My Frugal Simcha | An Intimate Wedding for $3,000

My Frugal Simcha features reader’s stories about their beautiful simchas – on a budget. If you have hosted a budget-friendly wedding, Bar/Bat Mitzvah, Brit Milah or other simcha, we’d love to read about it! Please fill out this form to submit your story.

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By Shoshana Goldberg

My husband and I met when we were a little older – I was in my early 30’s and my husband was in his 40’s.  So we had been living and supporting ourselves independently for quite a while when we decided to get married.

Because of this, we didn’t have parents helping us pay for a wedding – we had to be able to afford it ourselves.  We also both had always had a mindset that a wedding was a party and neither of us wanted to spend a huge amount on something that only lasts for a few hours – we wanted to save the money for when we were ready to buy a house.

With that attitude in mind, we made the decision to have a smaller-than-normal wedding and try to do it in a budget-friendly way.

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Our first step was finding a venue.  Several very generous friends offered their homes for our simcha. One friend told us she had hosted bar/bat mitzvahs, sheva brachos, vorts, but never a wedding so we decided to add our wedding to her list!

She told us that her living room/dining room could accommodate 40 people for a sit down meal, so that was the number of people we could invite for the whole wedding.  We also invited people to come for dessert/dancing after the meal – we probably had another 40 or so for that part.

I will acknowledge that having only 40 people for the main part of the wedding is a very small number.  We both had the advantage of not having large families, so that helped.  But making such a small guest list was definitely the hardest part of making a small simcha.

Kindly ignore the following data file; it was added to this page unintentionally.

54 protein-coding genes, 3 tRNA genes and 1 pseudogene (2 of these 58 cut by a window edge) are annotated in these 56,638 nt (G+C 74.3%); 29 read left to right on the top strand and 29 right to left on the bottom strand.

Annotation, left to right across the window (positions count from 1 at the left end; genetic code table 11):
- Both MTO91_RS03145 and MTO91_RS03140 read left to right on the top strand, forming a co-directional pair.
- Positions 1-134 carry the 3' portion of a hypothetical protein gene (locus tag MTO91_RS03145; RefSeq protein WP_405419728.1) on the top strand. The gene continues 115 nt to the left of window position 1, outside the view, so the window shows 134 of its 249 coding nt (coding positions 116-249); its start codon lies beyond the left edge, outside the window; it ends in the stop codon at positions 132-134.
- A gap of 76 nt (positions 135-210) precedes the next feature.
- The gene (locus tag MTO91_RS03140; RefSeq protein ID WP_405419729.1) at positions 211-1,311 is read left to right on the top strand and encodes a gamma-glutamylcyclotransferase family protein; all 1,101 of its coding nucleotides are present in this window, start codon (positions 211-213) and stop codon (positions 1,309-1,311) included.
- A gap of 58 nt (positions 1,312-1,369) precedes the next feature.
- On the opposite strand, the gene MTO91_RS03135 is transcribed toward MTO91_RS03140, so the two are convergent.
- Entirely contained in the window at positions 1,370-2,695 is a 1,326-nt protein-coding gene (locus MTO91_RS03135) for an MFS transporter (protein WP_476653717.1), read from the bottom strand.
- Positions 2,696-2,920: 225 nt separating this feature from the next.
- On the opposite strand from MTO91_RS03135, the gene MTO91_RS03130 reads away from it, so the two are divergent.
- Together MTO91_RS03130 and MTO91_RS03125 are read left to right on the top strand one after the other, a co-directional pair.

However, my friends seemed to understand that I couldn’t invite everyone to the whole meal and many came to the dancing and really enhanced our wedding.  The major advantage to having such a small guest list, besides the cost savings, was that every person who came was someone who was VERY close to us, and who were really a big part of our lives.

IMG_6118Other ways we cut costs:

  • We shopped around for caterers and found one that did a very nice job within our budget. This was our biggest expense, and probably cost us around $2,800.
  • I got my gown from a gemach that didn’t charge except for cleaning the gown ($50). They also used donations to buy new gowns, so despite the fact that I got my gown from a gemach, it still had the tags on it and had never been worn before.

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  • For flowers, we only had my bouquet and a few centerpieces on tables.
  • Because we had our wedding in a friend’s house, there was no hall rental fee.
  • I had a friend who was a semi-professional take our pictures for free, then I put together albums on Shutterfly – total cost for albums for us and parents was about $100.

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  • A friend did my hair and make-up.
  • For the music, we found a teenager who had previously performed at bar mitzvahs and gave him a chance at his first wedding – he charged us $50.
  • We borrowed a chuppah from somewhere that was absolutely beautiful.

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  • We got budget-priced benchers and had clear labels with our names put on them – not quite as professional as they could be, but still looked nice and a wonderful souvenir from our big day.

All in all, I LOVED my wedding – it was not like most of the weddings I have been to, but it was perfect for me.  Friends who had been skeptical about such a budget wedding being possible, or enjoyable, were very pleasantly surprised and told me they really had a great time.  If I had to do it again, I would do it the exact same way.

Shoshana Goldberg lives in Baltimore with her husband and two young boys.  She works as a retirement plan consultant where part of her job is helping people save money.

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Comments

  1. What a beautiful, happy kallah!

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